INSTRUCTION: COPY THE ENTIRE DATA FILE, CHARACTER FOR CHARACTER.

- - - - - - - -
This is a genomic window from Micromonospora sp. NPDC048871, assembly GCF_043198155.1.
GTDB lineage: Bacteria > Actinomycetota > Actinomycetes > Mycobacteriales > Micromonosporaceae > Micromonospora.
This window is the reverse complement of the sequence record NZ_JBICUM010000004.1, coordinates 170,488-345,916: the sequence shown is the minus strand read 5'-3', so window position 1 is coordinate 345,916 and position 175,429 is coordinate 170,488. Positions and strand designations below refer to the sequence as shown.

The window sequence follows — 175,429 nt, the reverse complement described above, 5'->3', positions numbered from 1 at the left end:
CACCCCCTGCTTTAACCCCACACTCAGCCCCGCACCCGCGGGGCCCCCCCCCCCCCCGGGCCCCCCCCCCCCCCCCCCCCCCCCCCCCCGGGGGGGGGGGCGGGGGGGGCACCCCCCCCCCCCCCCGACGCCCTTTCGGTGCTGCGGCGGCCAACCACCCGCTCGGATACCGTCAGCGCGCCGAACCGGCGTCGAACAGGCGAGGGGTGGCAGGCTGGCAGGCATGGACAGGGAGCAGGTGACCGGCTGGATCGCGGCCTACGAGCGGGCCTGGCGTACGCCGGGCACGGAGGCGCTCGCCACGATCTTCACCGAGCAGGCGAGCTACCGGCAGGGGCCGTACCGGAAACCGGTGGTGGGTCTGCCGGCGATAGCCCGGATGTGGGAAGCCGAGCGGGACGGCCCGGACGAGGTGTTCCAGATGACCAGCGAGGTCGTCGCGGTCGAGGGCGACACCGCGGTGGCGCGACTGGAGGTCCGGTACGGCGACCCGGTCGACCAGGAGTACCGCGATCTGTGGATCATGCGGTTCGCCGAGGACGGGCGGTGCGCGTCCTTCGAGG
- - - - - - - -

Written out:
This is a genomic window from Micromonospora sp. NPDC048871, assembly GCF_043198155.1.
GTDB lineage: Bacteria > Actinomycetota > Actinomycetes > Mycobacteriales > Micromonosporaceae > Micromonospora.
This window is the reverse complement of the sequence record NZ_JBICUM010000004.1, coordinates 170,488-345,916: the sequence shown is the minus strand read 5'-3', so window position 1 is coordinate 345,916 and position 175,429 is coordinate 170,488. Positions and strand designations below refer to the sequence as shown.

The window sequence follows — 175,429 nt, the reverse complement described above, 5'->3', positions numbered from 1 at the left end:
CACCCCCTGCTTTAACCCCACACTCAGCCCCGCACCCGCGGGGCCCCCCCCCCCCCCGGGCCCCCCCCCCCCCCCCCCCCCCCCCCCCCGGGGGGGGGGGCGGGGGGGGCACCCCCCCCCCCCCCCGACGCCCTTTCGGTGCTGCGGCGGCCAACCACCCGCTCGGATACCGTCAGCGCGCCGAACCGGCGTCGAACAGGCGAGGGGTGGCAGGCTGGCAGGCATGGACAGGGAGCAGGTGACCGGCTGGATCGCGGCCTACGAGCGGGCCTGGCGTACGCCGGGCACGGAGGCGCTCGCCACGATCTTCACCGAGCAGGCGAGCTACCGGCAGGGGCCGTACCGGAAACCGGTGGTGGGTCTGCCGGCGATAGCCCGGATGTGGGAAGCCGAGCGGGACGGCCCGGACGAGGTGTTCCAGATGACCAGCGAGGTCGTCGCGGTCGAGGGCGACACCGCGGTGGCGCGACTGGAGGTCCGGTACGGCGACCCGGTCGACCAGGAGTACCGCGATCTGTGGATCATGCGGTTCGCCGAGGACGGGCGGTGCGCGTCCTTCGAGG